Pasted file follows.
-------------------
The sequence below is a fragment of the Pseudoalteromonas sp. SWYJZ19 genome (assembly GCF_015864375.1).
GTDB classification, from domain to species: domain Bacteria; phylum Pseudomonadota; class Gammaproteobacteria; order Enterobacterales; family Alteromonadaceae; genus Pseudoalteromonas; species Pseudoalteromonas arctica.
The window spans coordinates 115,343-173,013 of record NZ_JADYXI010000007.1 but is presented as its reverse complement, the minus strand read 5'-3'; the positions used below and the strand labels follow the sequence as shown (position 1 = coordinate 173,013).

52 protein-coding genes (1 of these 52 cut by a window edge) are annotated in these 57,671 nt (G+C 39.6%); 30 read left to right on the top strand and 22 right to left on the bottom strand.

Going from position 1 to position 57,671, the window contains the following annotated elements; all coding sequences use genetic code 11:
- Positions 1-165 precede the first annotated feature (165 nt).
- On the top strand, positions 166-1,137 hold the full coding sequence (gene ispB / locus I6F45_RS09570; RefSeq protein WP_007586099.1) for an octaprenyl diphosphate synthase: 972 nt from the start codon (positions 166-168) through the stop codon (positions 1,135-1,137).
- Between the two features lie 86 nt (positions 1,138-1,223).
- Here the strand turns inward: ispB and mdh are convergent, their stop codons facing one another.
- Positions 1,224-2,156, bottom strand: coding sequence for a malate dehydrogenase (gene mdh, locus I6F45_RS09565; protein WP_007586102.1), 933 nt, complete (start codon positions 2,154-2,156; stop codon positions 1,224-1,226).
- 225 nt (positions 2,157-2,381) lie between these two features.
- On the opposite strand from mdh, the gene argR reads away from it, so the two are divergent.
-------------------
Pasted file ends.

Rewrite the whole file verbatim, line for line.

The sequence below is a fragment of the Pseudoalteromonas sp. SWYJZ19 genome (assembly GCF_015864375.1).
GTDB classification, from domain to species: domain Bacteria; phylum Pseudomonadota; class Gammaproteobacteria; order Enterobacterales; family Alteromonadaceae; genus Pseudoalteromonas; species Pseudoalteromonas arctica.
The window spans coordinates 115,343-173,013 of record NZ_JADYXI010000007.1 but is presented as its reverse complement, the minus strand read 5'-3'; the positions used below and the strand labels follow the sequence as shown (position 1 = coordinate 173,013).

52 protein-coding genes (1 of these 52 cut by a window edge) are annotated in these 57,671 nt (G+C 39.6%); 30 read left to right on the top strand and 22 right to left on the bottom strand.

Going from position 1 to position 57,671, the window contains the following annotated elements; all coding sequences use genetic code 11:
- Positions 1-165 precede the first annotated feature (165 nt).
- On the top strand, positions 166-1,137 hold the full coding sequence (gene ispB / locus I6F45_RS09570; RefSeq protein WP_007586099.1) for an octaprenyl diphosphate synthase: 972 nt from the start codon (positions 166-168) through the stop codon (positions 1,135-1,137).
- Between the two features lie 86 nt (positions 1,138-1,223).
- Here the strand turns inward: ispB and mdh are convergent, their stop codons facing one another.
- Positions 1,224-2,156, bottom strand: coding sequence for a malate dehydrogenase (gene mdh, locus I6F45_RS09565; protein WP_007586102.1), 933 nt, complete (start codon positions 2,154-2,156; stop codon positions 1,224-1,226).
- 225 nt (positions 2,157-2,381) lie between these two features.
- On the opposite strand from mdh, the gene argR reads away from it, so the two are divergent.